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As Elon Musk has repeatedly noted, Twitter’s verification system was broken when he took over at the app, with misinterpretations of its guidelines, both externally and internally, which had led to profiles being verified that shouldn’t have been, and subsequent confusion, while some blue ticks were even sold by Twitter staff, further polluting the whole process.

But was the system fully broken, as Musk suggests, or have Musk’s changes to the verification system been as much motivated by personal grudges as they are by operational and functional efficiencies?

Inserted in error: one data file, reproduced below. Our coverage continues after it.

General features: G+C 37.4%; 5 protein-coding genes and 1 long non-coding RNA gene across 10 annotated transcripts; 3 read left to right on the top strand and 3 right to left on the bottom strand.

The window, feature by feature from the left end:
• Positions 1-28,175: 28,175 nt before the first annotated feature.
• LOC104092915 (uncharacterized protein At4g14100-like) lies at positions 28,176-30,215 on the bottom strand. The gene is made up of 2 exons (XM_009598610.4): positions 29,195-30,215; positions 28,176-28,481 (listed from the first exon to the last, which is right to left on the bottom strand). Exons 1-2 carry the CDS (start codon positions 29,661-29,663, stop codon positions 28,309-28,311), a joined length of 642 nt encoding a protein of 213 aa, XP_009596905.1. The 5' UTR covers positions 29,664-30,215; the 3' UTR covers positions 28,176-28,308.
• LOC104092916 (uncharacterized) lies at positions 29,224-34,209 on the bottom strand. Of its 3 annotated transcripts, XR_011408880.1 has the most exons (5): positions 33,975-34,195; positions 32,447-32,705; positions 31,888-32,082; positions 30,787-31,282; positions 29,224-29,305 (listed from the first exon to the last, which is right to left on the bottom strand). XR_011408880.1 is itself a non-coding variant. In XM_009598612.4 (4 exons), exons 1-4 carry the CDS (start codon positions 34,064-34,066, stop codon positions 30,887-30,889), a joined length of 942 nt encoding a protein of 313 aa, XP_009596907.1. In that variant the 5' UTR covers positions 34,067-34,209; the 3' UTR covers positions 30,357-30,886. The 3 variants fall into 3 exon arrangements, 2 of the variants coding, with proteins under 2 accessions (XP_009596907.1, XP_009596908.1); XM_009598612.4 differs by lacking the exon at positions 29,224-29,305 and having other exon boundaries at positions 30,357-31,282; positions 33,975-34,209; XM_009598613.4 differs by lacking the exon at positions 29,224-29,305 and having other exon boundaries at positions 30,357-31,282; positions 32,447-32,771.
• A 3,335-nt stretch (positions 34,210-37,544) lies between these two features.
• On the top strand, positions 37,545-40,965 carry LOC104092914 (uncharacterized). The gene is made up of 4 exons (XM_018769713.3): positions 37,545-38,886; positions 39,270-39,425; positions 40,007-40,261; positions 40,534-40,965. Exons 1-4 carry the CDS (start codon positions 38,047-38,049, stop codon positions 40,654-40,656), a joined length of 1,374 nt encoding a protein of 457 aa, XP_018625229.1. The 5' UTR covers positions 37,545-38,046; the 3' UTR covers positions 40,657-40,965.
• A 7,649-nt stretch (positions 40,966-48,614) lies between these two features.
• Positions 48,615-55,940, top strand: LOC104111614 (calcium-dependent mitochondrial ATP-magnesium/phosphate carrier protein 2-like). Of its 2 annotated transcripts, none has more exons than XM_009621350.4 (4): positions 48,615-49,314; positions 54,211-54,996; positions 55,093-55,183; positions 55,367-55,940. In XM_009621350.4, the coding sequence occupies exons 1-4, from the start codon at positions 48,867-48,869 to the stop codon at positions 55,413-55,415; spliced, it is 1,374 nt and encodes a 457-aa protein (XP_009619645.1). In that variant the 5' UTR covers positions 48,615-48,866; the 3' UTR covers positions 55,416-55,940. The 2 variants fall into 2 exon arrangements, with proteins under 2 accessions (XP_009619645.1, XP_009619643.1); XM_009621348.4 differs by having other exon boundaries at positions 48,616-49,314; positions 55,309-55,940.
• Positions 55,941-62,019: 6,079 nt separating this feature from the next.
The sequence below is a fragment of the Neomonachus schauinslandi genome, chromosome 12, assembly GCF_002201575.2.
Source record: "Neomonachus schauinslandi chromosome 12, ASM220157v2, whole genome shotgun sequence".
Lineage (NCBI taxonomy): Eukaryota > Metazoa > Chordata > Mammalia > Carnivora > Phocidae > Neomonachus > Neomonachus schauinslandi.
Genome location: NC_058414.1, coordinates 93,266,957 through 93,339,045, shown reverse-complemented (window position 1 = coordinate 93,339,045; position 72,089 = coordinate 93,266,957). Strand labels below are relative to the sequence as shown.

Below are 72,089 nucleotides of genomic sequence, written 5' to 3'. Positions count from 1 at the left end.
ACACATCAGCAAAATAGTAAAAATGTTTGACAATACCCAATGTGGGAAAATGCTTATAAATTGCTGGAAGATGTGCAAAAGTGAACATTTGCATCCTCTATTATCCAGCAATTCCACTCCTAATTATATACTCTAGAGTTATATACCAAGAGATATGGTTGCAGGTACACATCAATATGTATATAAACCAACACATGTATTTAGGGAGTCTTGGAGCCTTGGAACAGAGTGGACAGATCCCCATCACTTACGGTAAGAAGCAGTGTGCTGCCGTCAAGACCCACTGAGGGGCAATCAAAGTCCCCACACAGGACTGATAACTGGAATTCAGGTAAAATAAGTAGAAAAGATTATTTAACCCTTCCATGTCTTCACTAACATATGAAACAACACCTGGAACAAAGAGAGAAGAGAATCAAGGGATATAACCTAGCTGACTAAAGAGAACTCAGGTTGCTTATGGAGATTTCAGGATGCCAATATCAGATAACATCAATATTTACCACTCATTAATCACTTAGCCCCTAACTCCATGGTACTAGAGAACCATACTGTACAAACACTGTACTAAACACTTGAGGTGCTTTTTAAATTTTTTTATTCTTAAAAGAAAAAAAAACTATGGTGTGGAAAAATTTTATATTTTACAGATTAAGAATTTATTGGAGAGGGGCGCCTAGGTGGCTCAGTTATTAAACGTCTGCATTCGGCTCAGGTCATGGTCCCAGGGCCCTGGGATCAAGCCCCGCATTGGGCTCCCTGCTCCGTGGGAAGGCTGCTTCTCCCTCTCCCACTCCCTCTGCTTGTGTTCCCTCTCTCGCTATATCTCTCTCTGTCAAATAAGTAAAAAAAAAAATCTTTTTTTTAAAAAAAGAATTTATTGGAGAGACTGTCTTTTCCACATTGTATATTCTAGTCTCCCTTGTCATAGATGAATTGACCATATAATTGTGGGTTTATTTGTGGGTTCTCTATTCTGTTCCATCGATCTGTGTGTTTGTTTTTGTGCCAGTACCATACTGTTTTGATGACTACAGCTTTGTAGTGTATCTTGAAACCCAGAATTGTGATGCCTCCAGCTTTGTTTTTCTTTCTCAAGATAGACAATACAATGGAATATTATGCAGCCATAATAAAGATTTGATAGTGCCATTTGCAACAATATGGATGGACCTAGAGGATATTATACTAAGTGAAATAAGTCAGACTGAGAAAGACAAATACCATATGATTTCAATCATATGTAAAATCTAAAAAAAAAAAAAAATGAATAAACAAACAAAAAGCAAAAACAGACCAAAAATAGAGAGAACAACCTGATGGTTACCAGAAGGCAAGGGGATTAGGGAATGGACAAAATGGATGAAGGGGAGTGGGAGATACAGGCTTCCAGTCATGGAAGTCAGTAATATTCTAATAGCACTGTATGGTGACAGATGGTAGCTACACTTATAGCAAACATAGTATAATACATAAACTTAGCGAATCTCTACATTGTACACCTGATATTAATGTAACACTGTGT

Elon, of course, wants to generate more revenue from subscriptions to diversify Twitter’s income streams, while also tackling bots and spam. But is charging for blue ticks the real answer?

To provide some additional context, here’s an overview of how Twitter’s verification process has evolved over time, which shows where it broke, how it was fixed, and what’s coming next for the app.

Twitter Verification History infographic